Upon first listen, this new Jake Owen single is a superior candidate for an unabashedly scathing review. What, is he trying to rap again for goodness sakes? And though there may be a message, there’s really no story. At it’s heart, “Real Life” is yet another example of replacing rhythm for melody, and lists for story. So much for all of Jake Owen’s rhetoric about bringing more substance to country music.
And don’t get me wrong, this song is pretty terrible, not particularly country, and plenty full of reasons to label it as paltry. But there’s a little something going on here that makes it slightly more redeemable than your average mainstream single vying for shallow summer listening. Maybe this is more of a commentary on just how far country music has slid as opposed to any true amendable properties included in this tune. But when I hear it, the blood pressure doesn’t go up terribly.
Jake Owen sits in this precarious position as a second tier mainstream country music star in an industry where there’s never been more discrepancy between the have’s and the have not’s. If you’re not a perennial for the CMA and ACM’s Male or Female Vocalist of the Year, then you’re barely receiving any attention these days. Country music has never been so top heavy, and so susceptible to tipping over and crashing down because of it.
Meanwhile here is Jake Owen who’s just able to tip the scales enough to justify playing amphitheaters and even some small arenas, yet his singles always seem to perform slightly under expectation. “Days of Gold” a couple of summers ago sounded like a blockbuster, but it couldn’t crack the Top 10. Only when Owen completely sold out with “Beachin'” did he make it to #1.
But the size of Jake Owen’s reach has also been an asset for him. Known to treat his fans better than most anyone you might hear on the radio, he’ll show up out in the parking lot before shows and party with tailgaters, set up spontaneous rendezvous through social network and have soirees on river banks or at Waffles Houses (like he did to promote this single), personalizing the experience. He recently took traditionalist Tony Martinez out on tour with him on a whim, and even though he sometimes contradicts himself with his music, Owen has been known to speak out. Regardless of what you think about his music or the current length of his hairstyle, Jake Owen at least puts out the effort to keep it real.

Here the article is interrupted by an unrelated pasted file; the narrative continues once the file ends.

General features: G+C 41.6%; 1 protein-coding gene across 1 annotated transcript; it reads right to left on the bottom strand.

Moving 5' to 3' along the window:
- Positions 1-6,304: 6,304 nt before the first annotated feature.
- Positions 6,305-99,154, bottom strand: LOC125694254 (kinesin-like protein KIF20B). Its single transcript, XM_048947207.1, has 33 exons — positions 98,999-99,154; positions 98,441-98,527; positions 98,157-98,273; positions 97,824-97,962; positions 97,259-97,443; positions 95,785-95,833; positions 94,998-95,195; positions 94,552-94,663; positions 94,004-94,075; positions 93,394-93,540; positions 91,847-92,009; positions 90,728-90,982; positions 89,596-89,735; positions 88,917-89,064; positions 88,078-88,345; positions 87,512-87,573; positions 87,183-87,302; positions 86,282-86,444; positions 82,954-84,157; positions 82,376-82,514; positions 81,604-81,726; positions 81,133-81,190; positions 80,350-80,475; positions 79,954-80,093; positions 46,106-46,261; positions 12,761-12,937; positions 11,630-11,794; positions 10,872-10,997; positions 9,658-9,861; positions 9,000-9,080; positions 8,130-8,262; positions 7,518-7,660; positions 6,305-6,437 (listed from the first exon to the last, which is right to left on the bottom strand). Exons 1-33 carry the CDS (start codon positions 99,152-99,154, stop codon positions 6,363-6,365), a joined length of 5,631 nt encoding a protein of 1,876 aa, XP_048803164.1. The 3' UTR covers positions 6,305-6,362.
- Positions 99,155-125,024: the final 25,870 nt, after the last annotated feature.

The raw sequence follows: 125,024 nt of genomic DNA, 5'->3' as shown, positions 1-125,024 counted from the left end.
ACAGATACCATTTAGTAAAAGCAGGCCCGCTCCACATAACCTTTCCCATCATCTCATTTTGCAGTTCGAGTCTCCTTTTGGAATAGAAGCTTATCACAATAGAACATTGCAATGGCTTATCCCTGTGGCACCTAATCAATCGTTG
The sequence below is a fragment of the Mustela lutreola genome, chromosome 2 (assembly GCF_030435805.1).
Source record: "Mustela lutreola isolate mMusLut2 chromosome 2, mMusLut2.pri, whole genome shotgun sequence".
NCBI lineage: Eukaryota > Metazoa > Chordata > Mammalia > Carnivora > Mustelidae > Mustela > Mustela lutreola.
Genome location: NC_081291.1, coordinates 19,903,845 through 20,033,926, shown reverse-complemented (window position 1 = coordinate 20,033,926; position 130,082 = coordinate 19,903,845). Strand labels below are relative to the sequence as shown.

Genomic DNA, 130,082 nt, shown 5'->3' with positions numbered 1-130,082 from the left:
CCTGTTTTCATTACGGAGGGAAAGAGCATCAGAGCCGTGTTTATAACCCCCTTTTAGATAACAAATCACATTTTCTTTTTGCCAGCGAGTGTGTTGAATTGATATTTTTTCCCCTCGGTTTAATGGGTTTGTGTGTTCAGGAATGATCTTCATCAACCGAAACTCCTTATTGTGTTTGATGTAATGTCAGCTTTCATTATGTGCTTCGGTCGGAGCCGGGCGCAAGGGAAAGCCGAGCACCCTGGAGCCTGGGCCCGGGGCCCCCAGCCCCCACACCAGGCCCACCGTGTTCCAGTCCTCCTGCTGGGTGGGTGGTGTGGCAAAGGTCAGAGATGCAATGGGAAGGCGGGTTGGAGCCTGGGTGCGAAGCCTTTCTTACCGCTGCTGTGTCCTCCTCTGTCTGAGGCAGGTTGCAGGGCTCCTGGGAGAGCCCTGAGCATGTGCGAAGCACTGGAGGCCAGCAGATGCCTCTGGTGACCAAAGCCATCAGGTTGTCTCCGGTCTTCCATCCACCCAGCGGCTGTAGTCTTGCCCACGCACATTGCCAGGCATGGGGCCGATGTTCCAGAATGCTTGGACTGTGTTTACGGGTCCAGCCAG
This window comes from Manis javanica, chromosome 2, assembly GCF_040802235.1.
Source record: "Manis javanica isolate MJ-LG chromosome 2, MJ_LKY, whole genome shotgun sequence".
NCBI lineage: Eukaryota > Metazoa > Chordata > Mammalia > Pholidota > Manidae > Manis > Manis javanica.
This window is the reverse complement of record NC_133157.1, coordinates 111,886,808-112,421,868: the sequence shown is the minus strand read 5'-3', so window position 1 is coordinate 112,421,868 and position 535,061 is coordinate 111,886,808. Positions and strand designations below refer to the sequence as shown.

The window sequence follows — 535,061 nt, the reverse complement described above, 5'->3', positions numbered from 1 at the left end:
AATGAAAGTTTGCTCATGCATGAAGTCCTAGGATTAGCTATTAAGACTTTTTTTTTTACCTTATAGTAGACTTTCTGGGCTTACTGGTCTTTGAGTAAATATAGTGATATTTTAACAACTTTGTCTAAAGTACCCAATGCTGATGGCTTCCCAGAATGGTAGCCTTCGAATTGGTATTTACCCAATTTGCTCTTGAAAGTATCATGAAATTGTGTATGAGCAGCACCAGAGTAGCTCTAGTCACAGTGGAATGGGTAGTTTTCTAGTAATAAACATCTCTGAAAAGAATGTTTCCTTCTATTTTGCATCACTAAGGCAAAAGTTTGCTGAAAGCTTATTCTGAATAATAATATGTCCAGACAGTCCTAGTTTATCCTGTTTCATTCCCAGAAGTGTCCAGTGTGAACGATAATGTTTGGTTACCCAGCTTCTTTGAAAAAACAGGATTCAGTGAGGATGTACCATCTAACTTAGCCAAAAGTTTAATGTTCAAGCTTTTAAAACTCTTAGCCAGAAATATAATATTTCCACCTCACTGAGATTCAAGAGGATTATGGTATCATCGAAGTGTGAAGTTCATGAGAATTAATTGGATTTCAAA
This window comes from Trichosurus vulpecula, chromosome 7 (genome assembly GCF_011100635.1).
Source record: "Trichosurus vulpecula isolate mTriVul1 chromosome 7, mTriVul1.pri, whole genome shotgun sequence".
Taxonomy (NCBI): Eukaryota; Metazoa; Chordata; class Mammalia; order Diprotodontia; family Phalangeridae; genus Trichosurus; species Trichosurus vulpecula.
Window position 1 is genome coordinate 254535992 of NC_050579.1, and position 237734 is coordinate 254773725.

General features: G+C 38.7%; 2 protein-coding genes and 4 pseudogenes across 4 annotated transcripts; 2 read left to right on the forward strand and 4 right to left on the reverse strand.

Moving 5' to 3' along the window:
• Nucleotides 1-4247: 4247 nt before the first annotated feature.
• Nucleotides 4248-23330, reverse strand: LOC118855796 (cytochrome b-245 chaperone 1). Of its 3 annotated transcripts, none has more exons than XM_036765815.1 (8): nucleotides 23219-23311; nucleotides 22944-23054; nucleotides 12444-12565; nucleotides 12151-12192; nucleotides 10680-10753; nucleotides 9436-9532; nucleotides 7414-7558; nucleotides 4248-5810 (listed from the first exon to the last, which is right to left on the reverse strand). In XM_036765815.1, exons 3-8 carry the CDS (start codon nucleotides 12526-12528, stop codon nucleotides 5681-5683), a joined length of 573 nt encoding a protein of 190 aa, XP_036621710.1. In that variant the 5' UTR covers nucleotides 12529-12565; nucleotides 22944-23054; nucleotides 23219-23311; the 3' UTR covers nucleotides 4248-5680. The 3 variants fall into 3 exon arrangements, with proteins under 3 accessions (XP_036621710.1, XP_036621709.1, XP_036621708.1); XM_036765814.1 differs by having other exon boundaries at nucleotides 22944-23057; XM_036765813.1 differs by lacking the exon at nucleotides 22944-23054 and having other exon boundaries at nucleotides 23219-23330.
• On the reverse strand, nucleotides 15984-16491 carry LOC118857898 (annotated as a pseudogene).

And that’s what makes “Real Life” an acceptable offering from Owen, even if it isn’t particularly good. I see him trying to catch a similar vibe to what Kenny Chesney was attempting to go for with his latest album The Big Revival, but failed. “Real Life” seeks out a separate audience from the jar-headed beer and tailgate crowd, without being so heady or preachy the point is lost on the audience. There’s nothing real about the depictions you either hear or see in the vast majority of country music’s blockbuster singles, regardless of what Dallas Davidson and others want to tell you. The women aren’t always super hot, and the trucks aren’t always shiny brand new. People have to work jobs, and have friends who may be dumpy, but are much more cool to hang out with than the waxed chest and bikini-clad crowd.
The most polarizing thing about “Real Life” is the topic of whether Jake Owen is singing or rapping the verses. Either way, the lack of melody is disturbing, but where on “Beachin'” I ruled on the rapping side because of the Ebonic inflections and pentameter of Owen’s words, “Real Life” feels much more laid back; much more natural. The difference between talking in songs (like in Charlie Daniel’s “Devil Went Down to Georgia”) and rapping in songs (like “Dirt Road Anthem”) is one of those “you know it when you hear it” type of judgement calls. And when it comes to “Real Life,” I’ll rule it a talky.
Also where “Beachin'” was unabashedly reliant on electronic sounds (not to keep comparing the two), “Real Life” is mostly (if not all) organic, though admittedly too rhythmic in nature. The megaphone filter on the vocals also adds a little bit of welcomed grit. I wouldn’t have a problem with this song on a pop station, even though it feels a little like 90’s fare. And it’s still most certainly a faux pas to call it country. But we have much bigger problems than Jake Owen releasing some silly, lighthearted summer single where he talks instead of sings about real people.
Unfortunately though, it’s still not very good.
1 1/2 of 2 Guns Down.